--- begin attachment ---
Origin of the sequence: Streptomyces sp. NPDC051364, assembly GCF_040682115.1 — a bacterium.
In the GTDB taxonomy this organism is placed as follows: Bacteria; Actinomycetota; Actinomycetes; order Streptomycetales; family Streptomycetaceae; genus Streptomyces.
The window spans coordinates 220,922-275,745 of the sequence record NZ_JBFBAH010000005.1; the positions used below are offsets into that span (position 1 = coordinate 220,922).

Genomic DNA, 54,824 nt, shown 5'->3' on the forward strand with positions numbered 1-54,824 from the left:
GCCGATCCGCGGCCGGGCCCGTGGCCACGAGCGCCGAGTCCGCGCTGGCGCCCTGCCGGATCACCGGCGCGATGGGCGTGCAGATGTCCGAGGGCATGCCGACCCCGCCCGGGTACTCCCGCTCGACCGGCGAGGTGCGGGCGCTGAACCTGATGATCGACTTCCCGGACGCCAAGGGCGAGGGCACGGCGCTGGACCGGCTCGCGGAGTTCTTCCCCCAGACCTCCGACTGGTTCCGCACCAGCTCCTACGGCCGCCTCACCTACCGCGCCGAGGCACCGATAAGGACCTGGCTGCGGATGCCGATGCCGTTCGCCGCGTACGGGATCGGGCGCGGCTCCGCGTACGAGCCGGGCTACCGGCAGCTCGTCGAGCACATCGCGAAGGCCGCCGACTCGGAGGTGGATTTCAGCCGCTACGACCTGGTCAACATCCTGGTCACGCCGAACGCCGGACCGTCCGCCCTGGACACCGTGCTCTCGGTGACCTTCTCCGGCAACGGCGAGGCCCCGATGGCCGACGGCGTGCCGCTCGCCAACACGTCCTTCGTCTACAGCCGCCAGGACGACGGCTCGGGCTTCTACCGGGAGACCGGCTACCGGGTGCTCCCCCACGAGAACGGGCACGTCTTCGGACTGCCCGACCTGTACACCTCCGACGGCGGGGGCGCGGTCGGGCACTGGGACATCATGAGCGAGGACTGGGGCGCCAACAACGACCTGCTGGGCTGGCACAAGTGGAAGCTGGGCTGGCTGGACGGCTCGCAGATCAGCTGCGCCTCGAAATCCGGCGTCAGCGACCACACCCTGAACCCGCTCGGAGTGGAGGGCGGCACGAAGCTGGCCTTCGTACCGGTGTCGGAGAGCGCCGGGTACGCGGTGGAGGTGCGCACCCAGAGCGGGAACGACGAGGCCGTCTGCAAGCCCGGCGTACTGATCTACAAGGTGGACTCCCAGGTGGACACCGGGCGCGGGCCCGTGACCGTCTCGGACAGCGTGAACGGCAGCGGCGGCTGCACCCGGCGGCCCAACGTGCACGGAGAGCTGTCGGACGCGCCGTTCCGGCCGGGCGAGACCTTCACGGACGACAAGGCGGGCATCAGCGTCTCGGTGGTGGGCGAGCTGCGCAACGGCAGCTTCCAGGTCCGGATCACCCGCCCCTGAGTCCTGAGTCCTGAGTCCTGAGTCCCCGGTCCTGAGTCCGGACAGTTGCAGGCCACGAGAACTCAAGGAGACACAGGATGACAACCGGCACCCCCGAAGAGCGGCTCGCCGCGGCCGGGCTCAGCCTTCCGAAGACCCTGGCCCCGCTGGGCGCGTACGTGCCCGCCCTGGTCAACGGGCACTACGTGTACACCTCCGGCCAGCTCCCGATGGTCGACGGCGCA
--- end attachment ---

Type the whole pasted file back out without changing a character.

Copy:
Origin of the sequence: Streptomyces sp. NPDC051364, assembly GCF_040682115.1 — a bacterium.
In the GTDB taxonomy this organism is placed as follows: Bacteria; Actinomycetota; Actinomycetes; order Streptomycetales; family Streptomycetaceae; genus Streptomyces.
The window spans coordinates 220,922-275,745 of the sequence record NZ_JBFBAH010000005.1; the positions used below are offsets into that span (position 1 = coordinate 220,922).

Genomic DNA, 54,824 nt, shown 5'->3' on the forward strand with positions numbered 1-54,824 from the left:
GCCGATCCGCGGCCGGGCCCGTGGCCACGAGCGCCGAGTCCGCGCTGGCGCCCTGCCGGATCACCGGCGCGATGGGCGTGCAGATGTCCGAGGGCATGCCGACCCCGCCCGGGTACTCCCGCTCGACCGGCGAGGTGCGGGCGCTGAACCTGATGATCGACTTCCCGGACGCCAAGGGCGAGGGCACGGCGCTGGACCGGCTCGCGGAGTTCTTCCCCCAGACCTCCGACTGGTTCCGCACCAGCTCCTACGGCCGCCTCACCTACCGCGCCGAGGCACCGATAAGGACCTGGCTGCGGATGCCGATGCCGTTCGCCGCGTACGGGATCGGGCGCGGCTCCGCGTACGAGCCGGGCTACCGGCAGCTCGTCGAGCACATCGCGAAGGCCGCCGACTCGGAGGTGGATTTCAGCCGCTACGACCTGGTCAACATCCTGGTCACGCCGAACGCCGGACCGTCCGCCCTGGACACCGTGCTCTCGGTGACCTTCTCCGGCAACGGCGAGGCCCCGATGGCCGACGGCGTGCCGCTCGCCAACACGTCCTTCGTCTACAGCCGCCAGGACGACGGCTCGGGCTTCTACCGGGAGACCGGCTACCGGGTGCTCCCCCACGAGAACGGGCACGTCTTCGGACTGCCCGACCTGTACACCTCCGACGGCGGGGGCGCGGTCGGGCACTGGGACATCATGAGCGAGGACTGGGGCGCCAACAACGACCTGCTGGGCTGGCACAAGTGGAAGCTGGGCTGGCTGGACGGCTCGCAGATCAGCTGCGCCTCGAAATCCGGCGTCAGCGACCACACCCTGAACCCGCTCGGAGTGGAGGGCGGCACGAAGCTGGCCTTCGTACCGGTGTCGGAGAGCGCCGGGTACGCGGTGGAGGTGCGCACCCAGAGCGGGAACGACGAGGCCGTCTGCAAGCCCGGCGTACTGATCTACAAGGTGGACTCCCAGGTGGACACCGGGCGCGGGCCCGTGACCGTCTCGGACAGCGTGAACGGCAGCGGCGGCTGCACCCGGCGGCCCAACGTGCACGGAGAGCTGTCGGACGCGCCGTTCCGGCCGGGCGAGACCTTCACGGACGACAAGGCGGGCATCAGCGTCTCGGTGGTGGGCGAGCTGCGCAACGGCAGCTTCCAGGTCCGGATCACCCGCCCCTGAGTCCTGAGTCCTGAGTCCTGAGTCCCCGGTCCTGAGTCCGGACAGTTGCAGGCCACGAGAACTCAAGGAGACACAGGATGACAACCGGCACCCCCGAAGAGCGGCTCGCCGCGGCCGGGCTCAGCCTTCCGAAGACCCTGGCCCCGCTGGGCGCGTACGTGCCCGCCCTGGTCAACGGGCACTACGTGTACACCTCCGGCCAGCTCCCGATGGTCGACGGCGCA